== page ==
STELLA Rihari was busy studying towards a planned career as a social worker when everything changed.
“As I got closer to completing my degree I had two placements with Tūranga Health's mental health team,” she says.
“It wasn't an area of practice I’d considered but I found the opportunity to help give disadvantaged people a voice to be deeply rewarding. When a position came up I jumped at it.”
Stella still gets to use her degree.
“There's a lot of crossover from social work and the focus on biculturalism has been really useful. I'd long felt passionate about Māori health and this is such an important part of that.”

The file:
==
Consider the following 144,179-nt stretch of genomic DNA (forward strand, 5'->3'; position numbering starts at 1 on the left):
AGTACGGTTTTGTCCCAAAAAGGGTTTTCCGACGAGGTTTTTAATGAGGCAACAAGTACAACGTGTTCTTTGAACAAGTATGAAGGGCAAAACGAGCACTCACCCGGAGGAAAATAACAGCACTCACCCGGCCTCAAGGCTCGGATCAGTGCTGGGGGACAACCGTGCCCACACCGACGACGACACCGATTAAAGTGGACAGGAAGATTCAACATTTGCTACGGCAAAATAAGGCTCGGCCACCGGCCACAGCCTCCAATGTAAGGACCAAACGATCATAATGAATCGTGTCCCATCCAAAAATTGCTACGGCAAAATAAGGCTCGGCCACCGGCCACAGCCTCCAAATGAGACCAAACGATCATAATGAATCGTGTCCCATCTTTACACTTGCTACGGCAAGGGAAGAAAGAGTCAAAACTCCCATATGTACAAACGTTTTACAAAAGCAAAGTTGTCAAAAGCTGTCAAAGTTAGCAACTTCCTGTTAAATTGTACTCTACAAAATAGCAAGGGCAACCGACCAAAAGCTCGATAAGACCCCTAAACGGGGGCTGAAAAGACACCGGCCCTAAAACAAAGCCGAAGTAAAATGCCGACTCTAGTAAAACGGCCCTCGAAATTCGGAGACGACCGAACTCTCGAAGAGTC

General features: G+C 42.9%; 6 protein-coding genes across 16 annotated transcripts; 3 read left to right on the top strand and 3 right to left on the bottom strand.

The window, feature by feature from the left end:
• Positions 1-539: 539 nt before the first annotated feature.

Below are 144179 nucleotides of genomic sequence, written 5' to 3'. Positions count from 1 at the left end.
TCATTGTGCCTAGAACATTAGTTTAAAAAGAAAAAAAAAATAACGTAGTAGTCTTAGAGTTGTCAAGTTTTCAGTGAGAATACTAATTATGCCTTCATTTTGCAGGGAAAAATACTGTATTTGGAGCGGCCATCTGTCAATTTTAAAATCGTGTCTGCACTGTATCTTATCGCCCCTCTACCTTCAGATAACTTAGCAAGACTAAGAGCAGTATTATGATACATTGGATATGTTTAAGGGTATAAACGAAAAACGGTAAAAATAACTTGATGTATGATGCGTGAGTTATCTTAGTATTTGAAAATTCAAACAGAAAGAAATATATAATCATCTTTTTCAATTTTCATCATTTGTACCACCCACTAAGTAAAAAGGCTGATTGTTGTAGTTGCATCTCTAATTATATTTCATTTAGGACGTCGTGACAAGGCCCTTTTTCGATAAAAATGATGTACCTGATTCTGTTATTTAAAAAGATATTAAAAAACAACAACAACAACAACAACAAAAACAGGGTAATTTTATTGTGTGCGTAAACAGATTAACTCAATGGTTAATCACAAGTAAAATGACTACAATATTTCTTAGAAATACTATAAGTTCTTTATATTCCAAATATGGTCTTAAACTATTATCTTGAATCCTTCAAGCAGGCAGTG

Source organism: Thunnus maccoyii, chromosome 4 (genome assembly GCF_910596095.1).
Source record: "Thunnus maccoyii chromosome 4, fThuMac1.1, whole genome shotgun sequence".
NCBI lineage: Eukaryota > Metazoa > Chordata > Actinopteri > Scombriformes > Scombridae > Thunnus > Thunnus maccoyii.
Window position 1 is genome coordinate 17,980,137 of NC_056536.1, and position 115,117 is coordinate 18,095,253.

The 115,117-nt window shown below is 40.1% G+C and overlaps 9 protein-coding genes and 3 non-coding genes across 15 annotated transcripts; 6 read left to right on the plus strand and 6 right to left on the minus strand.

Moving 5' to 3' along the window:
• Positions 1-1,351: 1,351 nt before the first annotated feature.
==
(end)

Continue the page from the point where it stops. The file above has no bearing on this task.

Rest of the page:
As a kaiāwhina in Tūranga Health's busy mental health team, the former teacher gets out and about helping whānau according to needs identified in their specially-tailored support plan.
“We're there for support if they need to be hospitalised, but it’s mainly about helping in their day-to-day lives, whether that be getting to a doctor's appointment or doing their shopping.”
“Some of our whānau are more independent than others but all seem to value just knowing that we care,” she says.
“They know that we are there, that we’ll work alongside them doing everything we can to help them lead independent, meaningful lives.”
Email us if you want to receive our media releases.